Valuing toilets: how customers rate the container-based sanitation experience

Themes: Community management Container-based sanitation Customer experience Evaluation Faecal sludge management Hygiene Sanitation Urban Sanitation Research Initiative WASH
Countries: Ghana

By Sam Drabble, Head of Evaluation, Research & Learning

Container-based sanitation (CBS) offers an innovative response to the challenge of sanitation in densely populated urban settlements. This blog presents key findings from a ground-breaking study looking at customer satisfaction with Clean Team Ghana, a CBS provider owned by WSUP serving over 3200 customers in Kumasi, Ghana’s second city.

Safe sanitation is a basic human right, which continues to be denied to 3.6 billion people — nearly half the global population. This statistic underlines that providing sanitation at scale is immensely challenging. This is especially the case in low-income urban communities, where sanitation is complicated by a wide range of institutional, political, social and technical challenges.

Container-based sanitation (CBS) has emerged as an innovative approach, especially for serving hard to reach sanitation market segments. This means CBS has a potentially important role to play in achieving citywide inclusive sanitation. In the words of the CBS Alliance, CBS refers to a service that “provides standalone toilets and regularly collects the waste in sealed containers to be safely treated, disposed of or reused”.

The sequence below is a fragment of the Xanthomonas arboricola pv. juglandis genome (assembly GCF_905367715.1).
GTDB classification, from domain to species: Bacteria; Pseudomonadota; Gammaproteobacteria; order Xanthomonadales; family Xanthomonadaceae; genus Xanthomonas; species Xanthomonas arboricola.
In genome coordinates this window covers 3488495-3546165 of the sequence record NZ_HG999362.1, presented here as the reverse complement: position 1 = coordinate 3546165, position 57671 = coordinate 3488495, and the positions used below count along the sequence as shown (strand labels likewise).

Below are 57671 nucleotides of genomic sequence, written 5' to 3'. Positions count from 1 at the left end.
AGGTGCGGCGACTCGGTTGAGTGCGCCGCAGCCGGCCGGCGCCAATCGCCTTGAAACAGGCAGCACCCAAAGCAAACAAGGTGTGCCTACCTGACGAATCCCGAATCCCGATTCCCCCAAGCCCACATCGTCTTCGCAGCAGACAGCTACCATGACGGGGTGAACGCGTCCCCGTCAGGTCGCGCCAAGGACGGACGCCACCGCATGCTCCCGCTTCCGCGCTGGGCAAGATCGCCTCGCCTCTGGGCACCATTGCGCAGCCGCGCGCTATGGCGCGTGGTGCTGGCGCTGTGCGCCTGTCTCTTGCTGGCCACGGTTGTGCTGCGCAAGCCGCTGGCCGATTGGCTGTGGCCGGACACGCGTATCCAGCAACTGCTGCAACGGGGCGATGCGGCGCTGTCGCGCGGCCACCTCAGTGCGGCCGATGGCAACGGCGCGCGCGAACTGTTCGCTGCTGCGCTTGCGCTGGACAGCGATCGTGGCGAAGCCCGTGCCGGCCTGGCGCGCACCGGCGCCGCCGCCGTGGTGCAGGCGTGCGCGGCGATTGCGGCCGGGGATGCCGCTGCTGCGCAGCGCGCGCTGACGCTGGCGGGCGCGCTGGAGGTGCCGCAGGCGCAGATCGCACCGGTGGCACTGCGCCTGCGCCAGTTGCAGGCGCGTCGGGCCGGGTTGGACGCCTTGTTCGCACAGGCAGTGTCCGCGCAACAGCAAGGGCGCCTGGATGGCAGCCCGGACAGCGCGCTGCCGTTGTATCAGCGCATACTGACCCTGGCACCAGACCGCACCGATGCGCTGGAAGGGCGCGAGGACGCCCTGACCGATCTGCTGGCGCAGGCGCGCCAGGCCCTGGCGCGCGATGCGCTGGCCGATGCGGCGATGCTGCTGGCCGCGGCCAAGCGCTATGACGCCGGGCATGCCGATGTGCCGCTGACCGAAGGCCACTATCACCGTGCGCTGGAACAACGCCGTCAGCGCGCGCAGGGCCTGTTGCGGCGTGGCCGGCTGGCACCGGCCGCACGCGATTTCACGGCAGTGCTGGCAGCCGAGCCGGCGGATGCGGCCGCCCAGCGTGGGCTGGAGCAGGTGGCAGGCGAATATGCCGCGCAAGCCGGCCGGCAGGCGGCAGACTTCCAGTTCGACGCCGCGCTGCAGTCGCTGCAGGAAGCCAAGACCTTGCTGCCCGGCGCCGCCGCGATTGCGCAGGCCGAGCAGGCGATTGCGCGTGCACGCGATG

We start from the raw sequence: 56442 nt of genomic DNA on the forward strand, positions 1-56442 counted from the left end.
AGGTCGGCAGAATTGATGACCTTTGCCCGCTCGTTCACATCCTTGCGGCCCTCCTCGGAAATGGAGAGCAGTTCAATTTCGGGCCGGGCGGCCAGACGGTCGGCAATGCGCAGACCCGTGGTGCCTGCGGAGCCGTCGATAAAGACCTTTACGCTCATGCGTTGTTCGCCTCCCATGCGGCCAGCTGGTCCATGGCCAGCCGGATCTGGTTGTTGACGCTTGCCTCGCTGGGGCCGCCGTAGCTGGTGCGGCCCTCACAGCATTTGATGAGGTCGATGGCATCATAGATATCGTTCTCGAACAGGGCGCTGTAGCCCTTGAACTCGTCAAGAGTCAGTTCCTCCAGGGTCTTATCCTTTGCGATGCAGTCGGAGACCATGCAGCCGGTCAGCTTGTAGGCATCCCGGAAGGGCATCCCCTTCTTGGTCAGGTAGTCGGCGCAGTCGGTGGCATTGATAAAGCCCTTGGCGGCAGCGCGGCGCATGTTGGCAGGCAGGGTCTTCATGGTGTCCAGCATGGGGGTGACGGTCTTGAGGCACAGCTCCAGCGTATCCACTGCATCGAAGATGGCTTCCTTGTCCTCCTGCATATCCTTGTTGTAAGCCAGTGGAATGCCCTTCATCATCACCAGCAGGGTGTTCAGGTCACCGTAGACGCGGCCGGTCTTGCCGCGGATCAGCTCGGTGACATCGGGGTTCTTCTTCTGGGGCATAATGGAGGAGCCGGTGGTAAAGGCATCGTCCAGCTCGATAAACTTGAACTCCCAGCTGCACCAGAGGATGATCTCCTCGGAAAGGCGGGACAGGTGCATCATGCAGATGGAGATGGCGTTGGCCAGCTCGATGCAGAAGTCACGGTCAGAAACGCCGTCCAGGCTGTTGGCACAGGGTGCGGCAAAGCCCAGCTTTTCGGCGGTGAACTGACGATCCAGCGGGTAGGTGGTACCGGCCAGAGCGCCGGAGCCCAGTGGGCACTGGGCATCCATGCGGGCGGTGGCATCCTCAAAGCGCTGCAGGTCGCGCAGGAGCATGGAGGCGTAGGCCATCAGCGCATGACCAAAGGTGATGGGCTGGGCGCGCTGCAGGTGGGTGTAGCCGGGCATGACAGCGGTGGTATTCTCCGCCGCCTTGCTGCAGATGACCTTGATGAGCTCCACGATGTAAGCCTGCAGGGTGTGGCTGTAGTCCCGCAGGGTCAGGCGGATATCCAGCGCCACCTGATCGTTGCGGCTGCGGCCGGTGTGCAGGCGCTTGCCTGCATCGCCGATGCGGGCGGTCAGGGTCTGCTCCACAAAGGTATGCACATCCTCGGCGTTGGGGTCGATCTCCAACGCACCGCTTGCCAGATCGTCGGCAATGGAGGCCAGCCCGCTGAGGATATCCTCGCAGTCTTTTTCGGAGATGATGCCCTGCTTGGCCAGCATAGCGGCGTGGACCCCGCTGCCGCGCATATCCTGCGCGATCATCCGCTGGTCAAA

WSUP works to support sanitation services citywide, including to densely populated low-income communities. Intuitively, we think CBS makes sense as a sanitation option in these contexts.

Unlike sewered systems and conventional pour flush toilets, CBS does not require capital investment from the household to support toilet construction. Households can pay to access the standalone toilet on a subscription basis, through “little and often” payments, which are often better suited to the day-to-day economy of low-income families.

Because fixed infrastructure is not involved, container-based systems can provide flexibility and support efficient provision of services in rapidly evolving unplanned settlements, or as part of disaster response.

CBS is a dry system — it typically does not require water, a strong advantage in water-scarce contexts. And there is a growing body of evidence around the hygienic safety of CBS: by contrast with onsite-infiltration systems, such as latrines and septic tanks, container-based systems ensure full containment of faecal waste.

New survey of customer satisfaction with Clean Team

CBS will only achieve scale if built into citywide approaches; and crucially, if low-income households embrace the option and drive demand for the service. Until recently, there was a lack of robust studies exploring customer satisfaction with container-based sanitation.